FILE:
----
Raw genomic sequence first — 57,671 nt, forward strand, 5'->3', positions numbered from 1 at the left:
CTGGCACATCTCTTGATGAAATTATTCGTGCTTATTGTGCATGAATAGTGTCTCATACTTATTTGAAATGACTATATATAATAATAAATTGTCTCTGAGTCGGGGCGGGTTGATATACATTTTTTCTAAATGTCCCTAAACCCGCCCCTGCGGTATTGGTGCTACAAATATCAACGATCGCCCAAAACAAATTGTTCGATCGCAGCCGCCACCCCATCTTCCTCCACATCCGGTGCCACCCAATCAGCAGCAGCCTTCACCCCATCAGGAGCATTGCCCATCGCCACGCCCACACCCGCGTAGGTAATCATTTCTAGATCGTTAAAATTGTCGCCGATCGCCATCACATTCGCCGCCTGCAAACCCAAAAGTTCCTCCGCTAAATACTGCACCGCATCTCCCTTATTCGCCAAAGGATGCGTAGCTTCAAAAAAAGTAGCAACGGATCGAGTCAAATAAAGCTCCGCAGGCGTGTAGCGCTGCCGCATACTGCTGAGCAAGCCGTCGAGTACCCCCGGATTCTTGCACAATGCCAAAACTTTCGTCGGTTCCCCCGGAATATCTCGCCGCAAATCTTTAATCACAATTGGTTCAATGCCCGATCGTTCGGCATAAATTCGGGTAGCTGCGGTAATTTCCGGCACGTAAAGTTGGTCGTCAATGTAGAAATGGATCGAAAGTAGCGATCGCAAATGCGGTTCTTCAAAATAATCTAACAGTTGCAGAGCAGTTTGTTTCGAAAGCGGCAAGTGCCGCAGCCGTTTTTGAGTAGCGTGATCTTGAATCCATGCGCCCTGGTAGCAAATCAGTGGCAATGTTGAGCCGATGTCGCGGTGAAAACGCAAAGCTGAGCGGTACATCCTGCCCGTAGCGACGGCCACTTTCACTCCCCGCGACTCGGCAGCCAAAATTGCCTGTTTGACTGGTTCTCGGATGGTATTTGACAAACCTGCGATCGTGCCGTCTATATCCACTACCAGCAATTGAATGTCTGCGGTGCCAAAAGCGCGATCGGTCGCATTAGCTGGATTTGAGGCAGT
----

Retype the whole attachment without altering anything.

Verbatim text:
Raw genomic sequence first — 57,671 nt, forward strand, 5'->3', positions numbered from 1 at the left:
CTGGCACATCTCTTGATGAAATTATTCGTGCTTATTGTGCATGAATAGTGTCTCATACTTATTTGAAATGACTATATATAATAATAAATTGTCTCTGAGTCGGGGCGGGTTGATATACATTTTTTCTAAATGTCCCTAAACCCGCCCCTGCGGTATTGGTGCTACAAATATCAACGATCGCCCAAAACAAATTGTTCGATCGCAGCCGCCACCCCATCTTCCTCCACATCCGGTGCCACCCAATCAGCAGCAGCCTTCACCCCATCAGGAGCATTGCCCATCGCCACGCCCACACCCGCGTAGGTAATCATTTCTAGATCGTTAAAATTGTCGCCGATCGCCATCACATTCGCCGCCTGCAAACCCAAAAGTTCCTCCGCTAAATACTGCACCGCATCTCCCTTATTCGCCAAAGGATGCGTAGCTTCAAAAAAAGTAGCAACGGATCGAGTCAAATAAAGCTCCGCAGGCGTGTAGCGCTGCCGCATACTGCTGAGCAAGCCGTCGAGTACCCCCGGATTCTTGCACAATGCCAAAACTTTCGTCGGTTCCCCCGGAATATCTCGCCGCAAATCTTTAATCACAATTGGTTCAATGCCCGATCGTTCGGCATAAATTCGGGTAGCTGCGGTAATTTCCGGCACGTAAAGTTGGTCGTCAATGTAGAAATGGATCGAAAGTAGCGATCGCAAATGCGGTTCTTCAAAATAATCTAACAGTTGCAGAGCAGTTTGTTTCGAAAGCGGCAAGTGCCGCAGCCGTTTTTGAGTAGCGTGATCTTGAATCCATGCGCCCTGGTAGCAAATCAGTGGCAATGTTGAGCCGATGTCGCGGTGAAAACGCAAAGCTGAGCGGTACATCCTGCCCGTAGCGACGGCCACTTTCACTCCCCGCGACTCGGCAGCCAAAATTGCCTGTTTGACTGGTTCTCGGATGGTATTTGACAAACCTGCGATCGTGCCGTCTATATCCACTACCAGCAATTGAATGTCTGCGGTGCCAAAAGCGCGATCGGTCGCATTAGCTGGATTTGAGGCAGT